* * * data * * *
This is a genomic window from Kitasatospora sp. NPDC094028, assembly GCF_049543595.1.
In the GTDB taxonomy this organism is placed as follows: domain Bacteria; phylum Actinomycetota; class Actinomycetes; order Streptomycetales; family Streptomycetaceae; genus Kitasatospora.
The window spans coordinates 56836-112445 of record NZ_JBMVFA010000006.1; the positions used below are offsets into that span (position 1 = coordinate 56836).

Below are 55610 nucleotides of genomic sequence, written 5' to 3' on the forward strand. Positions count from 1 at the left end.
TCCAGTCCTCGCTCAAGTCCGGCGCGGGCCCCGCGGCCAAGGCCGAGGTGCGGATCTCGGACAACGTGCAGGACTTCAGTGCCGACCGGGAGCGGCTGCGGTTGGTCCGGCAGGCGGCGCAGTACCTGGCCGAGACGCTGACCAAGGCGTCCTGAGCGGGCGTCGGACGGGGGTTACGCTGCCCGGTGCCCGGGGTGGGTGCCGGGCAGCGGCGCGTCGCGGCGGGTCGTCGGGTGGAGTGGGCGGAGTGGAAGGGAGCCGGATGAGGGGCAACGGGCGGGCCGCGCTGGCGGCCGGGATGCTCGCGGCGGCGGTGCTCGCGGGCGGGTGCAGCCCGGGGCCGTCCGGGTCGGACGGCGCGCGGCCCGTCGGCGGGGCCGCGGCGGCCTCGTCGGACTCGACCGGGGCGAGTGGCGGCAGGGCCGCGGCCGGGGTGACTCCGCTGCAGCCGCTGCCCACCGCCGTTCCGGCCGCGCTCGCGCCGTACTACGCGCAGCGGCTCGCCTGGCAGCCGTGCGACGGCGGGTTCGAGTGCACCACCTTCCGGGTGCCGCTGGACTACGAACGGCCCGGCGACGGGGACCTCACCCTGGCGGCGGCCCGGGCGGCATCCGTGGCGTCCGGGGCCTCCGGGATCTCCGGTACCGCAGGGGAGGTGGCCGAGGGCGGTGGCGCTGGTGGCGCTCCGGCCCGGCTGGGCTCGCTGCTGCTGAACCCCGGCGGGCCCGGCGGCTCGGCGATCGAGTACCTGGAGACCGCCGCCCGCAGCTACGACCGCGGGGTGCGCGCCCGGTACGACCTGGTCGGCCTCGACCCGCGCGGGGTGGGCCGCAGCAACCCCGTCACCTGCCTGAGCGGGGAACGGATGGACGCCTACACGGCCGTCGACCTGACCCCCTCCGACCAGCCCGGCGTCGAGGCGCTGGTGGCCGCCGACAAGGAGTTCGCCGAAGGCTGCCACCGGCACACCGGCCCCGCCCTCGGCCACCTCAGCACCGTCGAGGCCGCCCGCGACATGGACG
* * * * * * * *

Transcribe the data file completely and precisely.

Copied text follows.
This is a genomic window from Kitasatospora sp. NPDC094028, assembly GCF_049543595.1.
In the GTDB taxonomy this organism is placed as follows: domain Bacteria; phylum Actinomycetota; class Actinomycetes; order Streptomycetales; family Streptomycetaceae; genus Kitasatospora.
The window spans coordinates 56836-112445 of record NZ_JBMVFA010000006.1; the positions used below are offsets into that span (position 1 = coordinate 56836).

Below are 55610 nucleotides of genomic sequence, written 5' to 3' on the forward strand. Positions count from 1 at the left end.
TCCAGTCCTCGCTCAAGTCCGGCGCGGGCCCCGCGGCCAAGGCCGAGGTGCGGATCTCGGACAACGTGCAGGACTTCAGTGCCGACCGGGAGCGGCTGCGGTTGGTCCGGCAGGCGGCGCAGTACCTGGCCGAGACGCTGACCAAGGCGTCCTGAGCGGGCGTCGGACGGGGGTTACGCTGCCCGGTGCCCGGGGTGGGTGCCGGGCAGCGGCGCGTCGCGGCGGGTCGTCGGGTGGAGTGGGCGGAGTGGAAGGGAGCCGGATGAGGGGCAACGGGCGGGCCGCGCTGGCGGCCGGGATGCTCGCGGCGGCGGTGCTCGCGGGCGGGTGCAGCCCGGGGCCGTCCGGGTCGGACGGCGCGCGGCCCGTCGGCGGGGCCGCGGCGGCCTCGTCGGACTCGACCGGGGCGAGTGGCGGCAGGGCCGCGGCCGGGGTGACTCCGCTGCAGCCGCTGCCCACCGCCGTTCCGGCCGCGCTCGCGCCGTACTACGCGCAGCGGCTCGCCTGGCAGCCGTGCGACGGCGGGTTCGAGTGCACCACCTTCCGGGTGCCGCTGGACTACGAACGGCCCGGCGACGGGGACCTCACCCTGGCGGCGGCCCGGGCGGCATCCGTGGCGTCCGGGGCCTCCGGGATCTCCGGTACCGCAGGGGAGGTGGCCGAGGGCGGTGGCGCTGGTGGCGCTCCGGCCCGGCTGGGCTCGCTGCTGCTGAACCCCGGCGGGCCCGGCGGCTCGGCGATCGAGTACCTGGAGACCGCCGCCCGCAGCTACGACCGCGGGGTGCGCGCCCGGTACGACCTGGTCGGCCTCGACCCGCGCGGGGTGGGCCGCAGCAACCCCGTCACCTGCCTGAGCGGGGAACGGATGGACGCCTACACGGCCGTCGACCTGACCCCCTCCGACCAGCCCGGCGTCGAGGCGCTGGTGGCCGCCGACAAGGAGTTCGCCGAAGGCTGCCACCGGCACACCGGCCCCGCCCTCGGCCACCTCAGCACCGTCGAGGCCGCCCGCGACATGGACG